Fortune Magazine's Martin Sloan is interviewed on Marketplace on why he thinks it would be good for Detroit, and America, to have a higher gas tax. At the same time, he has advice to Congress as to what they should do with fuel-efficiency standards.

1 minute read

November 25, 2008, 6:00 AM PST

By Irvin Dawid


"The national average (gas price) is now $2.10 and 16 states have gas under $2." In this radio interview, Marketplace's Scott Jagow interviews Fortune Magazine's Allan Sloan about his idea to raise the gas tax.

Sloan would like to see gas taxes raised so gas sells @ $3.25/gallon. While he sees sustained, higher gas prices as key to creating a market for the greener vehicles that Congress wants Detroit to produce, he also scoffs at using fuel efficiency standards to achieve that goal.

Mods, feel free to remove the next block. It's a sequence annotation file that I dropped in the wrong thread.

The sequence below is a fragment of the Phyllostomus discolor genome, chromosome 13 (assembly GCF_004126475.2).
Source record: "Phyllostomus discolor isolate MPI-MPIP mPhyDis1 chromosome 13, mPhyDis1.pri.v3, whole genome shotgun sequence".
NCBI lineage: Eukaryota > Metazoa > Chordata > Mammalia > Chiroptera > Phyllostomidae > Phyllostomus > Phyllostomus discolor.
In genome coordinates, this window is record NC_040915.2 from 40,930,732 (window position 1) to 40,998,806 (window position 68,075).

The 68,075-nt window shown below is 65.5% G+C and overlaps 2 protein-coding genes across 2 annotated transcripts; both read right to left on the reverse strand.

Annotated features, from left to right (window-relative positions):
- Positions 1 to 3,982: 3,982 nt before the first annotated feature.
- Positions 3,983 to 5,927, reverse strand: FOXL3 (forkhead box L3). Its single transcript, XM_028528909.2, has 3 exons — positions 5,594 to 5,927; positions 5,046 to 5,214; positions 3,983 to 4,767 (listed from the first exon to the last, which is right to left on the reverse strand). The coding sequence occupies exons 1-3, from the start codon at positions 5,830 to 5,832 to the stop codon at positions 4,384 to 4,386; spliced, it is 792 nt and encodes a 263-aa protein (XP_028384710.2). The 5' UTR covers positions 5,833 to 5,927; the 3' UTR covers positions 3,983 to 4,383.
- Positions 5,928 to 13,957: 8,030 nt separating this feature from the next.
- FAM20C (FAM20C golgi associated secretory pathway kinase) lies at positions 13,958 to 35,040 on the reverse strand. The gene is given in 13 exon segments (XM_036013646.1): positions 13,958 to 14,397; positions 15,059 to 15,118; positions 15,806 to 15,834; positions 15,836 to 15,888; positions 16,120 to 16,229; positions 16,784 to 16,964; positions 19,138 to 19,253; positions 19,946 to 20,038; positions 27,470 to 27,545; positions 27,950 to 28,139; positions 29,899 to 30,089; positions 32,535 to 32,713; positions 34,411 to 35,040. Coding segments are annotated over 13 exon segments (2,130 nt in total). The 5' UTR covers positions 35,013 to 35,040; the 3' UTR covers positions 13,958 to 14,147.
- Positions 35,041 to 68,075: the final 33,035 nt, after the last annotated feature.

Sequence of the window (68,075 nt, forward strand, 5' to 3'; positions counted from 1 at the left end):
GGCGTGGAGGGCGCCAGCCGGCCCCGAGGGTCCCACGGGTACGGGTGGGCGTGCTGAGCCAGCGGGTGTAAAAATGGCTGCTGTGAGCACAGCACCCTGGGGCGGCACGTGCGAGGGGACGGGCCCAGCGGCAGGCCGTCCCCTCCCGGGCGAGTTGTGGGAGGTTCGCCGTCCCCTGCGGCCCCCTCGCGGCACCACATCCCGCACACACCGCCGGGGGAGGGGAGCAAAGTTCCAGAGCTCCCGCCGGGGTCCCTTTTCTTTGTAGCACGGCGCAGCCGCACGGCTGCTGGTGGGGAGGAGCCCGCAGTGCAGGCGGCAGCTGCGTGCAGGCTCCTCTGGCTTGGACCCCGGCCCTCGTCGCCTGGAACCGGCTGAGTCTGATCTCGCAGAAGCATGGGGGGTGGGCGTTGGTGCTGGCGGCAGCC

"Jagow: Do you really think that people will go back to their gas-guzzling ways considering what else is going on in this economy?

Sloan: People will absolutely go back to their gas-guzzling ways if the price of gas stays at $2 or goes even lower -- of course they will. And we'll be at the mercy of events all over again, and I don't think that's any way to run a country.

Jagow: And how do you think this (gas tax) would benefit -- if it would -- the American car makers?

Sloan: Because if we're gonna get people to buy fuel-efficient or alternate energy cars, you don't do it when gas prices start at $2... if these companies are still alive, and we got rid of these what I consider idiotic rules about average fuel economy. . . (continues)"

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